Last night I was watching the second season finale of Battlestar Galactica and -- get ready for a cliche -- it really blew me away. Yes, there's a major plot twist and show direction for next season. If you're a Battlestar Galactica fan, you'll already know.
But it's not just that. Somewhere in the middle of the show, I got out of my seat and started cursing because Something Happened That Really Got Me Upset.
A minor spoiler follows, so to preserve the suspense for those people who plan to watch the second season, I'm blanking out my comments. Just press Ctrl-A to reveal what I have to say.
As established in the first season, the presidential election is already in the offing. President Laura Roslin, cured of her cancer, is running for re-election. Tom Zarek has stepped out of the race, knowing he cannot defeat Roslin. In his place: Dr. Gaius Baltar, still driven by his demoness and now, a growing persecution complex.
Things start out well for Roslin, who is still following the course she laid out at the start of the show. Baltar doesn't really have any significant platform, except for one minor point. And then, a search-and-rescue team accidentally discovers a habitable planet within a nebula, undetectable by Cylon sensors. Baltar seizes on the issue to declare that he is for a permanent settlement on this planet, something that Roslin is adamantly against. That turns the tide for Baltar's campaign.
Roslin already knows that Baltar is a Cylon collaborator, though she has no way to prove it. He should not -- must not -- win the election.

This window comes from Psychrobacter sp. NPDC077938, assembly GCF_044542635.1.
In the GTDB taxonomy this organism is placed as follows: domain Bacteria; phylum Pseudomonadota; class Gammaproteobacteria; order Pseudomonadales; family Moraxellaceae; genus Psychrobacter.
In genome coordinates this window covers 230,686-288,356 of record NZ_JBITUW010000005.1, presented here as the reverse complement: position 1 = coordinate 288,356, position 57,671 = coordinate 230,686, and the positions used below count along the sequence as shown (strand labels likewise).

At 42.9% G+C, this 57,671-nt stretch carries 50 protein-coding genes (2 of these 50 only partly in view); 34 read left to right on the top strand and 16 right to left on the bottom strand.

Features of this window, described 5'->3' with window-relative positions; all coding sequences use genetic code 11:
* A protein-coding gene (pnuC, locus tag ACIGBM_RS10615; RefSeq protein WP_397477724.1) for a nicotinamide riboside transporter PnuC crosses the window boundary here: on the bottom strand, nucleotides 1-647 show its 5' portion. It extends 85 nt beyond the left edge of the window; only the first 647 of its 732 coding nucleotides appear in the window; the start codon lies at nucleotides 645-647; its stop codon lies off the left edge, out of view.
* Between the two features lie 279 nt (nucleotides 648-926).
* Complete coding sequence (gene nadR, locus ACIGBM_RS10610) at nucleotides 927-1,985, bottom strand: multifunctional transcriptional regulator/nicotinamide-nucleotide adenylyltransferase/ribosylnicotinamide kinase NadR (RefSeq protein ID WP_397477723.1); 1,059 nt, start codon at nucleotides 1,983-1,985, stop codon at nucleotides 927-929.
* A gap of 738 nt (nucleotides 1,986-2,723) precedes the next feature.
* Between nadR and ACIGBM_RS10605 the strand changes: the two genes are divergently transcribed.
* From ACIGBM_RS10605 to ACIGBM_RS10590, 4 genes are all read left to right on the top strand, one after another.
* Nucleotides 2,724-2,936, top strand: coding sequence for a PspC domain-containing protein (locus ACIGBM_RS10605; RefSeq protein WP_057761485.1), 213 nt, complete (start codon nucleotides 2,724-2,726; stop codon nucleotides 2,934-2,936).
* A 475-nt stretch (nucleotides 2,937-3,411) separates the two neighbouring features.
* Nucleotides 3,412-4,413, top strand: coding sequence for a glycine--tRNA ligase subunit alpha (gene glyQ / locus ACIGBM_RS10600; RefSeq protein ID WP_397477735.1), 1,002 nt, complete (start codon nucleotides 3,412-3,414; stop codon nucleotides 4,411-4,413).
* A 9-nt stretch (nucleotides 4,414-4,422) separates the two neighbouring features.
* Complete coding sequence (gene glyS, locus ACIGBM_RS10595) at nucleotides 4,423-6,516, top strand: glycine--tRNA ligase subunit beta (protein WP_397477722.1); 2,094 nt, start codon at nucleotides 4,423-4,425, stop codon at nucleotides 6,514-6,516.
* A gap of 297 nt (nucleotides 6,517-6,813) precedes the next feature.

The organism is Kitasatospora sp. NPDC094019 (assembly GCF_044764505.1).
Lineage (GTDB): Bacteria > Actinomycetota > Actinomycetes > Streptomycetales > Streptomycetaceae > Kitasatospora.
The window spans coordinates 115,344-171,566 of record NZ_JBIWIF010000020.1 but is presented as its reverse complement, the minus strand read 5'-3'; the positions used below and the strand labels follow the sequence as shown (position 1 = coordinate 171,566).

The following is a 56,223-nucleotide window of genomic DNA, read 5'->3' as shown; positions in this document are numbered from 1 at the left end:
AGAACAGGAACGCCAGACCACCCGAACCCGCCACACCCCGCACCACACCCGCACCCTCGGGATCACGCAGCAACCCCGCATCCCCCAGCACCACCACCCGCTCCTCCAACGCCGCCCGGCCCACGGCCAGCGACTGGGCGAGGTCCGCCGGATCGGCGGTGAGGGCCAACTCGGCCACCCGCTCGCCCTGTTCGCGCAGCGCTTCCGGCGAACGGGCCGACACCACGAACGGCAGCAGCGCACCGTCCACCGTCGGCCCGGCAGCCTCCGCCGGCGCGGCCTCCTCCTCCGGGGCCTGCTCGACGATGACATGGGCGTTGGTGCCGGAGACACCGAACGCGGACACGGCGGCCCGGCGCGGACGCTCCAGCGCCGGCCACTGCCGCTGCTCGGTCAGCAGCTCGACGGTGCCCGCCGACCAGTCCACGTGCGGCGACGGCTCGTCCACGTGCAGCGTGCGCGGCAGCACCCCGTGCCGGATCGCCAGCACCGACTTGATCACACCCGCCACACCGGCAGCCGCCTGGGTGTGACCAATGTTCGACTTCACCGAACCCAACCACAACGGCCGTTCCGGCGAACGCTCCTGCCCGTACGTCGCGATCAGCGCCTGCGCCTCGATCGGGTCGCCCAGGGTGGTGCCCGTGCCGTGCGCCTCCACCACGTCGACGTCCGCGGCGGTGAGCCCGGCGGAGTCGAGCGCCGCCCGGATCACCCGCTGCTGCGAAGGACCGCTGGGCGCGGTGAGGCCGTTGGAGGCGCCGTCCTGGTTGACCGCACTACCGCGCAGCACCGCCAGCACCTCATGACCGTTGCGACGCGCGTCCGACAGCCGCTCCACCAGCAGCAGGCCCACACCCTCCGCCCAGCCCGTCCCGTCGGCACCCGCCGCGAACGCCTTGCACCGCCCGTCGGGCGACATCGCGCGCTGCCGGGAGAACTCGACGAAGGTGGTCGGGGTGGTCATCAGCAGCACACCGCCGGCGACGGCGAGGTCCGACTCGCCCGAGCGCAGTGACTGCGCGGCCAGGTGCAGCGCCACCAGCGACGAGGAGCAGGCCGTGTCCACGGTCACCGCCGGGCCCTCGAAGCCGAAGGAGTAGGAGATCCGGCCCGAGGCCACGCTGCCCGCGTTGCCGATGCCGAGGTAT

So what does she do?
That's right. She cheats.
Tigh is in charge of the operation. Dualla and two marines intercept a ballot box coming in from Zarek's home ship and replace it with another ballot box.
If you must know, it was at this point that I jumped up and started cursing.
Gaeta, in charge of tabulation, discovers the treachery and reports it to Adama. Adama confronts Roslin.
Their choices: they hush up the irregularity, keep Roslin as president, and follow the plan that has kept them alive thus far; or they honor the election results, install the deranged Baltar as president, and follow him to whatever unknown direction he takes them.
I won't say much more, except that I'm happy with the way they acquitted themselves.
I love this show because it explores a wide moral spectrum without pulling any punches. This season finale prompts the question: should you take a course of action which leads to the right, even though the action is not? or should you do the right thing, period? As in this life, the two do not always coincide.
In an earlier episode, Adama said: "It's not enough to survive. One has to be worthy of surviving."